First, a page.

Yes, I've seen that behavior; however, I believe that is simply from latency in the system. Essentially, the charger can just drop 20 A at once. It has to gradually reduce the power output, and the Bolt EV's battery is happy to accept surplus as the charging speed tapers back.
 

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Yes, I've seen that behavior; however, I believe that is simply from latency in the system. Essentially, the charger can just drop 20 A at once. It has to gradually reduce the power output, and the Bolt EV's battery is happy to accept surplus as the charging speed tapers back.
I tested also by enabling and disabling successively the climate control and each time it went from 41-42 (on) to 44-45 (off) pretty much straight forward. Once I pass the first stepdown, there is no longer a difference between the two (on and off climate control).
 

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I tested also by enabling and disabling successively the climate control and each time it went from 41-42 (on) to 44-45 (off) pretty much straight forward. Once I pass the first stepdown, there is no longer a difference between the two (on and off climate control).
Ah, I reread your statement. Yes, the Bolt EV draws excess power from the charger to run battery conditioning and climate control when that power is available; however, when the Bolt EV's charging rate maxes out the power available from the charger, the power drawn by battery conditioning and climate control reduce the charging rate (it recovers if the climate control or conditioning turn off).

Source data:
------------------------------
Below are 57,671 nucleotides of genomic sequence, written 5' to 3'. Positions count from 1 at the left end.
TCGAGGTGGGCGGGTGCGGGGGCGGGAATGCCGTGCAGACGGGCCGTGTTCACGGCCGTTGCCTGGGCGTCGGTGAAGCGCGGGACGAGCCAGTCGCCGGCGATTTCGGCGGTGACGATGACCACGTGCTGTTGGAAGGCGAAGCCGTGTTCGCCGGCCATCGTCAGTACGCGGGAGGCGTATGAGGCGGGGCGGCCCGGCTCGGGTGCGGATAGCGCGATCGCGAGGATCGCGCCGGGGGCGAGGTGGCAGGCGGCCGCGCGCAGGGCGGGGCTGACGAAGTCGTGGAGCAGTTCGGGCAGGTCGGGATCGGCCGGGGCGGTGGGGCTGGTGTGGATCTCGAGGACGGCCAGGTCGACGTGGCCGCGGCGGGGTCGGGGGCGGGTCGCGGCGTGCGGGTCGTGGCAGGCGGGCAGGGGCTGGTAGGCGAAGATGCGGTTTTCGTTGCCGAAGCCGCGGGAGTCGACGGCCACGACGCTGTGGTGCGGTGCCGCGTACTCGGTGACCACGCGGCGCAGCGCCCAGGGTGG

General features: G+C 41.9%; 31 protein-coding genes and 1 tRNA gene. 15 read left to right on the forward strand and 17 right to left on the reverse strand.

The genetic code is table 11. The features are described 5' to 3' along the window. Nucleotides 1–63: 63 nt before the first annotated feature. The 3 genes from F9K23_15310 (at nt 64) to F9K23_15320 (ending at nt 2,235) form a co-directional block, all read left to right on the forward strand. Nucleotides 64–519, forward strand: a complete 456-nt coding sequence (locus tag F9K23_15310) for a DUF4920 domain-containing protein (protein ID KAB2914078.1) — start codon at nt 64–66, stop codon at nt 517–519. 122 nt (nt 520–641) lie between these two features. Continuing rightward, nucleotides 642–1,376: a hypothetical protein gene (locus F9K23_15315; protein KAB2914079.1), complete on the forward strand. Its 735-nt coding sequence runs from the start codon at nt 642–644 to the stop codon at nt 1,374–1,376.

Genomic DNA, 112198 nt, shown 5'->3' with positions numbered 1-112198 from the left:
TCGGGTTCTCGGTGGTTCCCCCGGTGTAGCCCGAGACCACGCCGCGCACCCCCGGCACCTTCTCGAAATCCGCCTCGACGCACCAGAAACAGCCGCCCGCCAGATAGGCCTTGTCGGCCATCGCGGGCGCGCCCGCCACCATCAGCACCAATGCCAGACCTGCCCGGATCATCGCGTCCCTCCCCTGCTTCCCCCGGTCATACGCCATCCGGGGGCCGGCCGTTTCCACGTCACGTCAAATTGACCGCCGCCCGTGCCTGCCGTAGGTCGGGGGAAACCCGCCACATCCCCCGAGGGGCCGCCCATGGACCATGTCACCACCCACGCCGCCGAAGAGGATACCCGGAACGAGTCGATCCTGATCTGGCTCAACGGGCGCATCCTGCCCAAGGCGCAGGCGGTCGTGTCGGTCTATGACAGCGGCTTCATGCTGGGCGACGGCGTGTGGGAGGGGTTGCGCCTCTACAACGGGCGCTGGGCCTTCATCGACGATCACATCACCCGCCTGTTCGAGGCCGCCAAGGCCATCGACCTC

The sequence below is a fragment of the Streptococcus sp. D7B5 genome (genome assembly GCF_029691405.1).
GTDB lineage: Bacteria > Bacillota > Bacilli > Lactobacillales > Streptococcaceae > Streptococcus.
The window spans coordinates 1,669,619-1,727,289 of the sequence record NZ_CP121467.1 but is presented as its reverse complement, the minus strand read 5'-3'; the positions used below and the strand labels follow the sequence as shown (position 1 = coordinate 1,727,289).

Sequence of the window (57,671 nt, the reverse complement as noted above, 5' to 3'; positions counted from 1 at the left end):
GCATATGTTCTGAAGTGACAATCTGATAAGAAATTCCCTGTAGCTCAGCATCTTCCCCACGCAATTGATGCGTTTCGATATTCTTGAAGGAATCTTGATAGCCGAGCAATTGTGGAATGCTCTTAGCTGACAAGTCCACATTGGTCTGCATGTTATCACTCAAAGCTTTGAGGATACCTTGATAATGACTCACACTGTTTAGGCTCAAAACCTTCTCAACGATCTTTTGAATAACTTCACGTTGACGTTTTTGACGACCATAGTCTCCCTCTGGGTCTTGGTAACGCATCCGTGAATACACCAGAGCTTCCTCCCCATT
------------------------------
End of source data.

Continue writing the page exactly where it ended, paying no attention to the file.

What I was referring to was "spiking" the charge rate. What I have observed happen is that when you are running climate control after the first charging rate step down, if you shut off climate control, the battery charging rate will spike for a short period of time before it settles back to the typical max rate. For instance, if my Bolt EV is at 60% battery and charging at 38 kW, I can turn on climate control to max (drawing 42 kW to 45 kW from the charger). If I then turn off climate control, the Bolt EV's battery charging rate will spike to over 40 kW and slowly reduce to 38 kW. Now that I'm thinking of it, I don't recall that happening when running AC. It's primarily been when running the heater, so there might be a difference there too.
 

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I wish that all of these conditioning parameters could be controlled by the user.
Yeah, I live in the Phoenix area and I would trade some range for conditioning when my car sits unplugged at 110+ while I'm at work. Hopefully that heat isn't too hard on my battery, but I know when I have it plugged in at home those temps periodically trigger conditioning. When I'm home and it's hot, I always plug in, even when I don't need to charge.
 

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Yeah, I live in the Phoenix area and I would trade some range for conditioning when my car sits unplugged at 110+ while I'm at work. Hopefully that heat isn't too hard on my battery, but I know when I have it plugged in at home those temps periodically trigger conditioning. When I'm home and it's hot, I always plug in, even when I don't need to charge.
While I would like to see more user control over conditioning, I think GM's parameters outside of en route conditioning are pretty good. I can see why they don't want to give users more control because it would be easy for someone to condition so aggressively (for little benefit) that they leave themselves stranding, which would cause a whole other PR issue for GM.

What I would like to see GM do is a user-controlled "DCFC conditioning" that more aggressively conditions the battery based on outside temperatures. If outside temperatures are higher than the ideal charging speed window (about 75 to 85 F), the conditioning aggressively cools the battery to 75 F. If the outside temperatures are below 60 F, the battery heater aggressively heats the battery to 75 F. Essentially, partial user control, but within set, albeit aggressive, conditioning parameters.